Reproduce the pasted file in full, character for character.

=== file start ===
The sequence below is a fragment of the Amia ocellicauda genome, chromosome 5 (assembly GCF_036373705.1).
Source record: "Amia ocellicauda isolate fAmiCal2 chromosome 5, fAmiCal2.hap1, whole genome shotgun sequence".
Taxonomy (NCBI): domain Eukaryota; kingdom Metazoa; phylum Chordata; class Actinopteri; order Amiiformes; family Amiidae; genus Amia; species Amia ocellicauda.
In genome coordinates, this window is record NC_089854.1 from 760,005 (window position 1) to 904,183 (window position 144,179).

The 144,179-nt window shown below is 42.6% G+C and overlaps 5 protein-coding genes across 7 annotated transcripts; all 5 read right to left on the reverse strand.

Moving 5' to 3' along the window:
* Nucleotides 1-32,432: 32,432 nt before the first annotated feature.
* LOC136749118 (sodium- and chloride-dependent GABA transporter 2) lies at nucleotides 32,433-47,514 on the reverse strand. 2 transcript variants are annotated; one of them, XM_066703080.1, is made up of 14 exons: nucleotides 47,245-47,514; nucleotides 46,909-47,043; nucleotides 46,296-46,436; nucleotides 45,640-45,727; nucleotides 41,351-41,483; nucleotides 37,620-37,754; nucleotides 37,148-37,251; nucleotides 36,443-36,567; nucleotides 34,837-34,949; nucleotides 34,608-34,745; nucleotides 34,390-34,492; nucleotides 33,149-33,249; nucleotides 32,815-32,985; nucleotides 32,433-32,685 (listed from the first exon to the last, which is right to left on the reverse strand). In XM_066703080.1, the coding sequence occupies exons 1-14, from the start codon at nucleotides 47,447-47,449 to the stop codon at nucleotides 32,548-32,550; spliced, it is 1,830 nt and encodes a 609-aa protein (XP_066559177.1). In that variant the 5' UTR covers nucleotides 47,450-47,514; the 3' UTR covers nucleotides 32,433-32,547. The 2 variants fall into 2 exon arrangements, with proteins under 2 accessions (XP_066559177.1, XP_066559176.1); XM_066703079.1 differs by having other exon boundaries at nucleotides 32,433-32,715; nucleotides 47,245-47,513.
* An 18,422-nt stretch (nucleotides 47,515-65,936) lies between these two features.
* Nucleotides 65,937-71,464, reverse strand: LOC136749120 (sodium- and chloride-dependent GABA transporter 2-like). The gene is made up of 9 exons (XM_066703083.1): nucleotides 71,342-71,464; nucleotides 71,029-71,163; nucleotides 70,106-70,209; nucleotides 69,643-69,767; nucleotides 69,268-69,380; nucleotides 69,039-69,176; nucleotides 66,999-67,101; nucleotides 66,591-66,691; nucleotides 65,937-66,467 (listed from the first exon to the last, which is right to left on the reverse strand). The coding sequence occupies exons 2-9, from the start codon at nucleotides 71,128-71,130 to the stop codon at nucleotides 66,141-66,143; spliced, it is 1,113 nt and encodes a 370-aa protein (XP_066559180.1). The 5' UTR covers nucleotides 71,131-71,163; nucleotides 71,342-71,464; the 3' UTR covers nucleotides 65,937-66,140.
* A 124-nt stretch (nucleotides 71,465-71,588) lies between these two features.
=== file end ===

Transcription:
The sequence below is a fragment of the Amia ocellicauda genome, chromosome 5 (assembly GCF_036373705.1).
Source record: "Amia ocellicauda isolate fAmiCal2 chromosome 5, fAmiCal2.hap1, whole genome shotgun sequence".
Taxonomy (NCBI): domain Eukaryota; kingdom Metazoa; phylum Chordata; class Actinopteri; order Amiiformes; family Amiidae; genus Amia; species Amia ocellicauda.
In genome coordinates, this window is record NC_089854.1 from 760,005 (window position 1) to 904,183 (window position 144,179).

The 144,179-nt window shown below is 42.6% G+C and overlaps 5 protein-coding genes across 7 annotated transcripts; all 5 read right to left on the reverse strand.

Moving 5' to 3' along the window:
* Nucleotides 1-32,432: 32,432 nt before the first annotated feature.
* LOC136749118 (sodium- and chloride-dependent GABA transporter 2) lies at nucleotides 32,433-47,514 on the reverse strand. 2 transcript variants are annotated; one of them, XM_066703080.1, is made up of 14 exons: nucleotides 47,245-47,514; nucleotides 46,909-47,043; nucleotides 46,296-46,436; nucleotides 45,640-45,727; nucleotides 41,351-41,483; nucleotides 37,620-37,754; nucleotides 37,148-37,251; nucleotides 36,443-36,567; nucleotides 34,837-34,949; nucleotides 34,608-34,745; nucleotides 34,390-34,492; nucleotides 33,149-33,249; nucleotides 32,815-32,985; nucleotides 32,433-32,685 (listed from the first exon to the last, which is right to left on the reverse strand). In XM_066703080.1, the coding sequence occupies exons 1-14, from the start codon at nucleotides 47,447-47,449 to the stop codon at nucleotides 32,548-32,550; spliced, it is 1,830 nt and encodes a 609-aa protein (XP_066559177.1). In that variant the 5' UTR covers nucleotides 47,450-47,514; the 3' UTR covers nucleotides 32,433-32,547. The 2 variants fall into 2 exon arrangements, with proteins under 2 accessions (XP_066559177.1, XP_066559176.1); XM_066703079.1 differs by having other exon boundaries at nucleotides 32,433-32,715; nucleotides 47,245-47,513.
* An 18,422-nt stretch (nucleotides 47,515-65,936) lies between these two features.
* Nucleotides 65,937-71,464, reverse strand: LOC136749120 (sodium- and chloride-dependent GABA transporter 2-like). The gene is made up of 9 exons (XM_066703083.1): nucleotides 71,342-71,464; nucleotides 71,029-71,163; nucleotides 70,106-70,209; nucleotides 69,643-69,767; nucleotides 69,268-69,380; nucleotides 69,039-69,176; nucleotides 66,999-67,101; nucleotides 66,591-66,691; nucleotides 65,937-66,467 (listed from the first exon to the last, which is right to left on the reverse strand). The coding sequence occupies exons 2-9, from the start codon at nucleotides 71,128-71,130 to the stop codon at nucleotides 66,141-66,143; spliced, it is 1,113 nt and encodes a 370-aa protein (XP_066559180.1). The 5' UTR covers nucleotides 71,131-71,163; nucleotides 71,342-71,464; the 3' UTR covers nucleotides 65,937-66,140.
* A 124-nt stretch (nucleotides 71,465-71,588) lies between these two features.